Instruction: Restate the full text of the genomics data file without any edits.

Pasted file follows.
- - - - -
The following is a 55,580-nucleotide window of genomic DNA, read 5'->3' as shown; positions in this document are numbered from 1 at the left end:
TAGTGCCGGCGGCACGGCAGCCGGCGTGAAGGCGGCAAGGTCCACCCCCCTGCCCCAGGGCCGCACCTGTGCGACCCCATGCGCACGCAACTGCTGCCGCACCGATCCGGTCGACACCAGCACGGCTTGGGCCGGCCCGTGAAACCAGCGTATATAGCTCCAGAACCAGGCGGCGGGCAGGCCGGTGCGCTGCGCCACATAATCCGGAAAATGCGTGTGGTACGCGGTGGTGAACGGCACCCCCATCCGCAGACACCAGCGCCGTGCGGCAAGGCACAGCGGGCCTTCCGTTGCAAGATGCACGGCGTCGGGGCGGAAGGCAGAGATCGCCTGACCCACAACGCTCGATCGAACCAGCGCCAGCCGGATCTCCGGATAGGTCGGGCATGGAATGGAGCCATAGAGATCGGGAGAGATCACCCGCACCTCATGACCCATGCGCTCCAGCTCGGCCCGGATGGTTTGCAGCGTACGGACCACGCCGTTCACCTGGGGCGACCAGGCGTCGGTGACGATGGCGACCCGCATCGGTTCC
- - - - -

The following is a 55,580-nucleotide window of genomic DNA, read 5'->3' as shown; positions in this document are numbered from 1 at the left end:
TAGTGCCGGCGGCACGGCAGCCGGCGTGAAGGCGGCAAGGTCCACCCCCCTGCCCCAGGGCCGCACCTGTGCGACCCCATGCGCACGCAACTGCTGCCGCACCGATCCGGTCGACACCAGCACGGCTTGGGCCGGCCCGTGAAACCAGCGTATATAGCTCCAGAACCAGGCGGCGGGCAGGCCGGTGCGCTGCGCCACATAATCCGGAAAATGCGTGTGGTACGCGGTGGTGAACGGCACCCCCATCCGCAGACACCAGCGCCGTGCGGCAAGGCACAGCGGGCCTTCCGTTGCAAGATGCACGGCGTCGGGGCGGAAGGCAGAGATCGCCTGACCCACAACGCTCGATCGAACCAGCGCCAGCCGGATCTCCGGATAGGTCGGGCATGGAATGGAGCCATAGAGATCGGGAGAGATCACCCGCACCTCATGACCCATGCGCTCCAGCTCGGCCCGGATGGTTTGCAGCGTACGGACCACGCCGTTCACCTGGGGCGACCAGGCGTCGGTGACGATGGCGACCCGCATCGGTTCC